Wednesday, March 8, 2017

Clean nesting boxes = clean eggs

I'll take the egg on the left, please!
Look, chickens are dirty animals. They poop everywhere and on everything. That said, it doesn't take a whole lot to minimize interaction with the copious amounts of poop (aka Amazing Garden Fertilizer). For one thing, I use a deep litter method in the coop, I rake and add clean straw to the run weekly, and the overall smell is pleasantly barnlike. 

Occasionally, I'll get an egg laid on the floor of the coop, or even outside in the run, but it's rare, and if the eggs are dirty (like on the right, above), I just feed them to the dog. Yes, you can wash them, but it happens so rarely, I figure "what's the point?"

For the last few weeks, though, I've noticed more dirty eggs in the nesting boxes, and I realized it's been about a year since I completely replaced the bedding! I use these nifty nesting pads, which I like because (1) the hens can scratch up a nice nest without kicking the material out of the box, (2) they stay dry even if my boxes get a bit damp in heavy rain, (3) I can shake them out/re-fluff them, (4) they're fully biodegradable/compostable, and (5) they last a long I said, it's been a year!

I've been playing around a little with some video tutorials (easier to share/watch), so let me know what you think!

Clean nesting boxes on Biteable.

Friday, August 26, 2016

Better Homemade: Chocolate Syrup

Chocolate milk is one of life's most wonderfully extravagant pleasures. 

If you are already convinced, and want to skip straight to the recipe, click here.

My mom never bought chocolate syrup. "It's full of nothing but junk!" she said. We did make hot cocoa on snow days, mixing cocoa and sugar and milk and vanilla in a saucepan on the stove. As we got older, she started buying the cocoa packets, and they were nice (and a lot faster, especially because we now had a microwave), but the flavor didn't compare.

My kids also prefer stovetop cocoa to anything out of a packet. On a really cold day, I'll add a tiny dash of pleasantly warming with the chocolate. Cinnamon is nice too!

Chocolate milk made a regular appearance in our lives when my kids started school five years ago. My son remarked early on that he generally preferred the "regular" milk, but the chocolate and strawberry-flavored milks had all the fun cartoon characters on the containers, which he thought wasn't right (and I agreed). He bought his lunch occasionally, and my daughter did the same when she started school, but she made an argument that a weekly chocolate milk was a good "sometimes treat." I thought this was a fair argument, and my son by this time had developed an appreciation for it, so we agreed they could do it once a week, whether they brought or bought their lunch.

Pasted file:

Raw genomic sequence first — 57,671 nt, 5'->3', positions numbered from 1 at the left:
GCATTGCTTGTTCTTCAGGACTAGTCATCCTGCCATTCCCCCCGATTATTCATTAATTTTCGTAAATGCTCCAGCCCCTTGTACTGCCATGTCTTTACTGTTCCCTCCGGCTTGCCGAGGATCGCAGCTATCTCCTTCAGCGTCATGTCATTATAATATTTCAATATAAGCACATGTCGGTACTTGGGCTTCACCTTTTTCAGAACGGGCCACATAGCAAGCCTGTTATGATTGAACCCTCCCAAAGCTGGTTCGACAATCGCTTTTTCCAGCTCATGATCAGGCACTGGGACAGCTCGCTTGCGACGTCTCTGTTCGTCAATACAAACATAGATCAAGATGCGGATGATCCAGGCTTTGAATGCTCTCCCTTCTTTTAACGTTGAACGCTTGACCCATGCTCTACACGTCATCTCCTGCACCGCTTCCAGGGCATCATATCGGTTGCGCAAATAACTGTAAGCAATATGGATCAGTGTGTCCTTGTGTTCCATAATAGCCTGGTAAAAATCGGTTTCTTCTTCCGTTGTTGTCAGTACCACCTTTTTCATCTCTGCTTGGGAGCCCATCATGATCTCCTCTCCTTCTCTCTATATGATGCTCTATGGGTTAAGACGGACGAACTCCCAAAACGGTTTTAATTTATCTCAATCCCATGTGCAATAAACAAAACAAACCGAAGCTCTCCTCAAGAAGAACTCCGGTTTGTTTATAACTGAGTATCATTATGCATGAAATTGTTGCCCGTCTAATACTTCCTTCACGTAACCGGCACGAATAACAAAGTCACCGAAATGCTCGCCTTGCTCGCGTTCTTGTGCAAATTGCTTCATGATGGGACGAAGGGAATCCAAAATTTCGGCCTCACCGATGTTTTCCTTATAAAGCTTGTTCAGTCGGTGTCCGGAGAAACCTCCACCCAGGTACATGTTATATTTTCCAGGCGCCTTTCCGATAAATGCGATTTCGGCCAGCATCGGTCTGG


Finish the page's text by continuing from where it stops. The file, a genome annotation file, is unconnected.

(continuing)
Shortly after this, I went to school and bought my own school lunch with the kids, and I looked at the carton of chocolate milk. High fructose corn syrup was the second ingredient in a long list of unpronounceable items, and it had 26 grams of sugar! What?? That's almost as much as a bowl of chocolate ice cream!

"I can do better than this," I said, and the tinkering commenced.

First, most recipes called for a mix of granulated white and brown sugars. I quit storing brown sugar a few years ago, since I already stock both molasses and sugar, and it's easy to mix up brown sugar on the few occasions I need it. 

Interestingly, a teaspoon of molasses contains more sugar than a teaspoon of granulated sugar (4 g to about 4.6 g). However, the molasses has a little magnesium, iron, calcium, and potassium, and its rich, deep flavor really complements the cocoa. I mixed up brown sugar once for this, then decided to just substitute straight molasses for it, which is easier and tastier!

My recipe makes the most deliciously-rich, intensely-chocolaty hot cocoa, chocolate milk (and occasional an iced mocha) I've ever had. It uses only six common pantry ingredients, though I could make a good case for adding a dash of cinnamon!  

My "Deliciously Rich Chocolate Syrup" has about 4 grams of sugar per Tablespoon versus Hershey's Chocolate Syrup, which has 10 grams of sugar per Tablespoon. Cocoa is the fourth ingredient on the Hershey's label (the first is HFCS, then corn syrup, then water...finally some cocoa). Besides water, my recipe has more cocoa than anything else (and some of that water disappears when you reduce it, so we could argue it comes out as the top ingredient).

A printable recipe is below.

Sunday, August 14, 2016

Better Homemade: Bloody Mary Mix

A few years ago, I discovered that "The Best Bloody Mary Grows in the Garden," and I think you should give it a try! I still don't have an exact recipe, but what you see above should give you an idea of proportions. I did end up adding another hot pepper because my flaming-hot serrano lost almost all of its heat when I seeded it.

If you can make a smoothie, you can make the most delicious tomato juice and/or Bloody Mary mix you've ever tasted. You can blanch and peel the tomatoes, but I put everything in a blender and strain it through a sieve, which I think is superior because (1) it requires no heat, (2) less mess, and (3) it's actually faster overall.

You can click the link above for the recipe, or just look at the picture. I use tomatoes, sweet onion, cucumber, hot pepper, juice from 1-2 limes, fresh horseradish, worcestershire, salt, and pepper. Throw it all in the blender and let it rip, then strain through a sieve. Fresh and delicious!


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